Video-Driven Multimedia, Web-Based Training in the Corporate Sector: Pedagogical Equivalence and Component Effectiveness

International Review of Research in Open and Distance Learning (Impact Factor: 0.69). 06/2009; 10(3).
Source: DOAJ


The purpose of this study was to assess the pedagogical equivalence, as determined by knowledge gains, and the pedagogical effectiveness of certain components in a video-driven multimedia, web-based professional development training program as compared to a traditional, face-to-face program under real-world constraints of time and limited economic resources. The study focused on the use of video-driven multimedia, web-based instruction in the corporate environment to determine if the quality of the learning experience and the knowledge gained from the instruction were the same as with traditional methods. This experimental study assigned business professionals quasi-randomly to either a control group or an experimental group, where they attended either a live-instructed professional development program or a video-driven multimedia, web-based professional development program. Overall, results indicated that the video-driven multimedia, web-based instruction was not only pedagogically equivalent in terms of knowledge gains to the live instruction but that the knowledge gains were slightly higher among the web-based participants. Further, certain components in the web-based environment contributed more than components in the live environment to pedagogical effectiveness.

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    • "@BULLET Video. Video can be beneficial ( Seghayer, 2001; Pang, 2009), but students must be able to control playback ( Laurillard, 2002; Mayer, 2005; Zhang et al (2006). @BULLET Commentary usually increases effectiveness when used appropriately with other media (Aragon, 2003; Guan, 2009; Moreno & Mayer, 2002), but sound effects or music offer no significant benefits (Bishop et al, 2008; Moreno & Mayer, 2000). "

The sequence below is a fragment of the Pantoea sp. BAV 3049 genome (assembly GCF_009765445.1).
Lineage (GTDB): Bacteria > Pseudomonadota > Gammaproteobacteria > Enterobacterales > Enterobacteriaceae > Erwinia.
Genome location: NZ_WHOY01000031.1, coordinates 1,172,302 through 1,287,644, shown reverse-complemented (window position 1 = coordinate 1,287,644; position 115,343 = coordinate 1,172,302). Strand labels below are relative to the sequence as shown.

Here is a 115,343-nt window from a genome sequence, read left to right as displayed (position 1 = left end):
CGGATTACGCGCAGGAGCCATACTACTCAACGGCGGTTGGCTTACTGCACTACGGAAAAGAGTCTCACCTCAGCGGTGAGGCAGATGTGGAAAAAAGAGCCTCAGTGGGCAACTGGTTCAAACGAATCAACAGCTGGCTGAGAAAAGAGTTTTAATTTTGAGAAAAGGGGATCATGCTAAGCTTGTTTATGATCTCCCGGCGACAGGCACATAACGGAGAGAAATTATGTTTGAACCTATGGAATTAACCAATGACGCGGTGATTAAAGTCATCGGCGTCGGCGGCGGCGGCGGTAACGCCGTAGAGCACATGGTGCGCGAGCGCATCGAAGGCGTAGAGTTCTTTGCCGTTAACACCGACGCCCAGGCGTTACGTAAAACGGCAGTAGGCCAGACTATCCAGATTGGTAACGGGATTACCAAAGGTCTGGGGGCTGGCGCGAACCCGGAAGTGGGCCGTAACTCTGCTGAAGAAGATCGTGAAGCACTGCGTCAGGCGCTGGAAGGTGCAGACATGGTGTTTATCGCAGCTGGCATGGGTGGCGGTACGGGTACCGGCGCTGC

Full-text · Article · Dec 2011
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    • "By using a screencast, learners can see how to complete a particular procedure (e.g., how to insert a table in a word-processing file) and can observe what the actual screen looks like in completing the specific operation (Peterson, 2007). The inclusion of video-based instruction in online environments, such as screencasting, can have positive effects on student learning and can be pedagogically equivalent to their face-to-face instruction counterparts (Pang, 2009; Traphagan, Kucsera, & Kishi, 2010). Hartsell and Yuen (2006) observed that online video-based instruction " brings courses alive by allowing online learners to use their visual and auditory senses to learn complex concepts and difficult procedures " (p. "
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    ABSTRACT: The researchers engaged in cooperative inquiry in order to explore screencasts as online instructional tools. In total, each researcher analyzed 37 screencasts, which provided over two hours of instruction. The content area of these screencasts concentrated on teaching specific computing procedures (e.g., how to install web server software or how to add a table in a word processor). The researchers analyzed their own self-produced screencasts as well as those that were professionally produced. Analyses of the screencasts led the researchers to discover common structural components (i.e., bumpers, screen movement, and narration) and common instructional strategies (i.e., provide overview, describe procedure, present concept, focus attention, and elaborate content). By synthesizing the common structure and common instructional strategies, the researchers offer a framework for considering the role of screencasts as online instructional tools. To introduce a practical application of the framework, the researchers created a screencasting checklist, which may be used by online instructors and instructional designers to develop and assess their own screencasts. This initial work invites additional research and development in order to refine the screencasting framework and checklist.
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